Along with the Saudi supply cuts, which began in July, prospects of the U.S. economy avoiding a hard recession have helped lift oil demand and prices in recent months.
Both Brent and WTI futures have gained more than 20% since the end of June.
In other news… have you guys been noticing Mcconell lately and his freezing episodes?
McConnell physician says ‘no evidence’ of seizures or stroke after second freezing episode
The attending physician of the Capitol is ruling out a seizure, stroke, or other movement disorder after Senate Minority Leader Mitch McConnell (R-KY) had difficulty speaking during a press conference in Kentucky last week.
“My examination of you following your August 30, 2023 brief episode included several medical evaluations: brain MRI imaging, EEG study and consultations with several neurologists for a comprehensive neurology assessment,” Dr. Brian P. Monahan said in a new letter released by McConnell’s office. “There is no evidence that you have a seizure disorder or that you experienced a stroke, TIA or movement disorder such as Parkinson’s disease.”
The incident occurred last Wednesday when a reporter in Covington, Kentucky, asked him about his political plans when his term is up in 2026.
At first, the Senate Republican leader acknowledged the question but trailed off and stopped speaking. An aide stepped in and asked if he had heard the question. McConnell responded “yes” but continued to freeze. This prompted the aide to say, “We’re going to need a minute.”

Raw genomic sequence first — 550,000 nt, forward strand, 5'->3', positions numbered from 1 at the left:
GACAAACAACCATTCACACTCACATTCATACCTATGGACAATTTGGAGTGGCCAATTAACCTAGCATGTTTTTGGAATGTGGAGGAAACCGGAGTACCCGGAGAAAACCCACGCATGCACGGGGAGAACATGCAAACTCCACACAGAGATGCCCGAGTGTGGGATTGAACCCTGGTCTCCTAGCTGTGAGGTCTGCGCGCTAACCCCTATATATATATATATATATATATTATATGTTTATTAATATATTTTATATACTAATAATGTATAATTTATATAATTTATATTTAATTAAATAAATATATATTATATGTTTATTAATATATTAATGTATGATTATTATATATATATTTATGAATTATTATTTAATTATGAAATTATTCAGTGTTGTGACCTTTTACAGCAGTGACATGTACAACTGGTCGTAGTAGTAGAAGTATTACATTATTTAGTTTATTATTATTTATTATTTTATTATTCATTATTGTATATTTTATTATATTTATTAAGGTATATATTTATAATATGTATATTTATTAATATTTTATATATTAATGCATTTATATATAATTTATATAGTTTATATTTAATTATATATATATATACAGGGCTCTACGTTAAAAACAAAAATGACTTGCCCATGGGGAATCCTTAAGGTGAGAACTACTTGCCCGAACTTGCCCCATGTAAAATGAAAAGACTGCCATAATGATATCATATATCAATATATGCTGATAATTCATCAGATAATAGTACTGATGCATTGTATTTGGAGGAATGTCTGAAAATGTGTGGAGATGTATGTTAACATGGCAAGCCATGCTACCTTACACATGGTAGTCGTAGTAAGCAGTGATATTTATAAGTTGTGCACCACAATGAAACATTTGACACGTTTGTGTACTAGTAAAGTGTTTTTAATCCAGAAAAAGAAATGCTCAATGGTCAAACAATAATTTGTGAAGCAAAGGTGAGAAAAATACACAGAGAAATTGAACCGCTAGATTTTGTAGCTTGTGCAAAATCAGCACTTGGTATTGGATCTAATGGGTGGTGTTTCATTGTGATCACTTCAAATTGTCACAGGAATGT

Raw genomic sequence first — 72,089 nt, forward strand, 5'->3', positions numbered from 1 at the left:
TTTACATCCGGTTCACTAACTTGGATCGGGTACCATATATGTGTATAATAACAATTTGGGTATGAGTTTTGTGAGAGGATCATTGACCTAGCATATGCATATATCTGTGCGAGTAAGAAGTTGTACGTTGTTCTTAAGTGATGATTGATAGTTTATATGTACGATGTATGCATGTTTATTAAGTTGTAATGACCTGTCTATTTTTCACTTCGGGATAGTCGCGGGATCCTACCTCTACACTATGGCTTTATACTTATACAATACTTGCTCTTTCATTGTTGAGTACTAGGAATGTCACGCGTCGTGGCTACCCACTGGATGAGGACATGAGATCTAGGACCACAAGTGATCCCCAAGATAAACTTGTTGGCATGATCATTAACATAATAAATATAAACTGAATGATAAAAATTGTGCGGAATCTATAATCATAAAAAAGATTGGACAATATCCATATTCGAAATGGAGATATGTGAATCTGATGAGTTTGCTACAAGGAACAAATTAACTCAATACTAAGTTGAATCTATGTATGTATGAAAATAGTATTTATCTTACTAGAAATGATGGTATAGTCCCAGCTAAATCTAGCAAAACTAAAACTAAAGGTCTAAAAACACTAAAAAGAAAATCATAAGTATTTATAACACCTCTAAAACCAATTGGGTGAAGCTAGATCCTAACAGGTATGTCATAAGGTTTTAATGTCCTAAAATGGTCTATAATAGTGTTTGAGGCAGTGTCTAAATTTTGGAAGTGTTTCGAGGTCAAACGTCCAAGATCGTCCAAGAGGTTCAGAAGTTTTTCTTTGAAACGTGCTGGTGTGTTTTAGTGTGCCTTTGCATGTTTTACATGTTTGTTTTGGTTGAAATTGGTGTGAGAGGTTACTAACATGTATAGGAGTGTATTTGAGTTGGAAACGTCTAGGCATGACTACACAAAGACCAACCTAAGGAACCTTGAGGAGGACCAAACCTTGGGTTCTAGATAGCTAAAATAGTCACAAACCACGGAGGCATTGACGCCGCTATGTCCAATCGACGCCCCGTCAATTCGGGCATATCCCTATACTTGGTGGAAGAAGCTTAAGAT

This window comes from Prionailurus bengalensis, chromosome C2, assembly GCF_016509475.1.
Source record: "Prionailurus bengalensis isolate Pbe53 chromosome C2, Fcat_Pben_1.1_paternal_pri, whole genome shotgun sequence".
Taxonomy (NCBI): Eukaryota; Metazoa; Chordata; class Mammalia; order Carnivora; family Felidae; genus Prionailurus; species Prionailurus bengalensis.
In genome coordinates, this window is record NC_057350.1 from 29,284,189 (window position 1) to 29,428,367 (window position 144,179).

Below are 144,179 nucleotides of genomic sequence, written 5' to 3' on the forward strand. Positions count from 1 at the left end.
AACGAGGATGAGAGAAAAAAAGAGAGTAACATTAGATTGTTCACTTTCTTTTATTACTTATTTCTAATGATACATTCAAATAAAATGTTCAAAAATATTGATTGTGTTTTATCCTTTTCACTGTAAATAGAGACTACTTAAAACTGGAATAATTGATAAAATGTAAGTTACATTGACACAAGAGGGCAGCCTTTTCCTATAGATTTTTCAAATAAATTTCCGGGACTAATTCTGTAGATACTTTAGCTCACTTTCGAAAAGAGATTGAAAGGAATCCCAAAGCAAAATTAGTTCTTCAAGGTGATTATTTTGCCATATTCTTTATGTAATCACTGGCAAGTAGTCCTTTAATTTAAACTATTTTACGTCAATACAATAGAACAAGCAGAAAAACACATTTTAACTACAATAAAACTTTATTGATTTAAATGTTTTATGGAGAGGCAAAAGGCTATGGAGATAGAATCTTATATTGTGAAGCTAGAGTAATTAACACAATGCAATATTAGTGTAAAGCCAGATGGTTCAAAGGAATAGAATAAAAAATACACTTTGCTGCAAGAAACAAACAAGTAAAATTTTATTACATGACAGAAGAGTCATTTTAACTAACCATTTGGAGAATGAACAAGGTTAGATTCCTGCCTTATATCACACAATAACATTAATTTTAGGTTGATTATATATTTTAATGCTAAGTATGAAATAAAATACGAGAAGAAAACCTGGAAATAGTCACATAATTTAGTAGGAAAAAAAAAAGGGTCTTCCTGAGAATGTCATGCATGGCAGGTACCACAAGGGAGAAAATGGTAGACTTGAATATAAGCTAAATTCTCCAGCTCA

The senator appeared to regain his composure and then briefly answered two additional questions after aides stepped in to repeat questions from reporters and then led him away.
In late July, the minority leader was briefly escorted from the Senate Republicans’ weekly press conference after he froze in front of the cameras, the first such public incident.
McConnell, 81, was hospitalized earlier this year after suffering a fall that required him to complete physical therapy. He experienced a concussion and a minor rib fracture that sidelined him from the Senate for nearly six weeks.
Monahan last week attributed the most recent freezing episode to dehydration and lightheadedness related to his concussion but said he was “medically clear” to continue his duties as usual.
The Republican leader’s office also had attributed the two freezing moments to “lightheadedness.”
McConnell was previously hospitalized in 2019 after fracturing his shoulder from a fall on his patio at home.
McConnell and the rest of the Senate returns to Washington Tuesday afternoon.